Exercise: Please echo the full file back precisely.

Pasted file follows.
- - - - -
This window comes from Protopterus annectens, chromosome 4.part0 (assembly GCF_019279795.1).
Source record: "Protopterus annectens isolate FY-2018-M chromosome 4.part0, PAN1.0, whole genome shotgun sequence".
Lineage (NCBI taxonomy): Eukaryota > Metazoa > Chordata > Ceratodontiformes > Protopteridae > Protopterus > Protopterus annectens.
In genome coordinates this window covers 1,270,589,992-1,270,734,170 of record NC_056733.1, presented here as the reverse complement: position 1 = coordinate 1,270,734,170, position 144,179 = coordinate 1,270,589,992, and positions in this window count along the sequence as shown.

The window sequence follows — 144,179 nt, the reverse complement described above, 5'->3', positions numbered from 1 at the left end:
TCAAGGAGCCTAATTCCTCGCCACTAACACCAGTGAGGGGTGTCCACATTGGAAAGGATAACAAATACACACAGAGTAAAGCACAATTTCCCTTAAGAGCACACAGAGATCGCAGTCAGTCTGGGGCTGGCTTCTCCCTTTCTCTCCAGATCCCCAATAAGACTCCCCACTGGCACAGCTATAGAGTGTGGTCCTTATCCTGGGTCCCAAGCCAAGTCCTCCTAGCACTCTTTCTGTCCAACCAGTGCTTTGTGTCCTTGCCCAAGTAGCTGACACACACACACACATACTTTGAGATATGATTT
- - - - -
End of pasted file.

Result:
This window comes from Protopterus annectens, chromosome 4.part0 (assembly GCF_019279795.1).
Source record: "Protopterus annectens isolate FY-2018-M chromosome 4.part0, PAN1.0, whole genome shotgun sequence".
Lineage (NCBI taxonomy): Eukaryota > Metazoa > Chordata > Ceratodontiformes > Protopteridae > Protopterus > Protopterus annectens.
In genome coordinates this window covers 1,270,589,992-1,270,734,170 of record NC_056733.1, presented here as the reverse complement: position 1 = coordinate 1,270,734,170, position 144,179 = coordinate 1,270,589,992, and positions in this window count along the sequence as shown.

The window sequence follows — 144,179 nt, the reverse complement described above, 5'->3', positions numbered from 1 at the left end:
TCAAGGAGCCTAATTCCTCGCCACTAACACCAGTGAGGGGTGTCCACATTGGAAAGGATAACAAATACACACAGAGTAAAGCACAATTTCCCTTAAGAGCACACAGAGATCGCAGTCAGTCTGGGGCTGGCTTCTCCCTTTCTCTCCAGATCCCCAATAAGACTCCCCACTGGCACAGCTATAGAGTGTGGTCCTTATCCTGGGTCCCAAGCCAAGTCCTCCTAGCACTCTTTCTGTCCAACCAGTGCTTTGTGTCCTTGCCCAAGTAGCTGACACACACACACACATACTTTGAGATATGATTT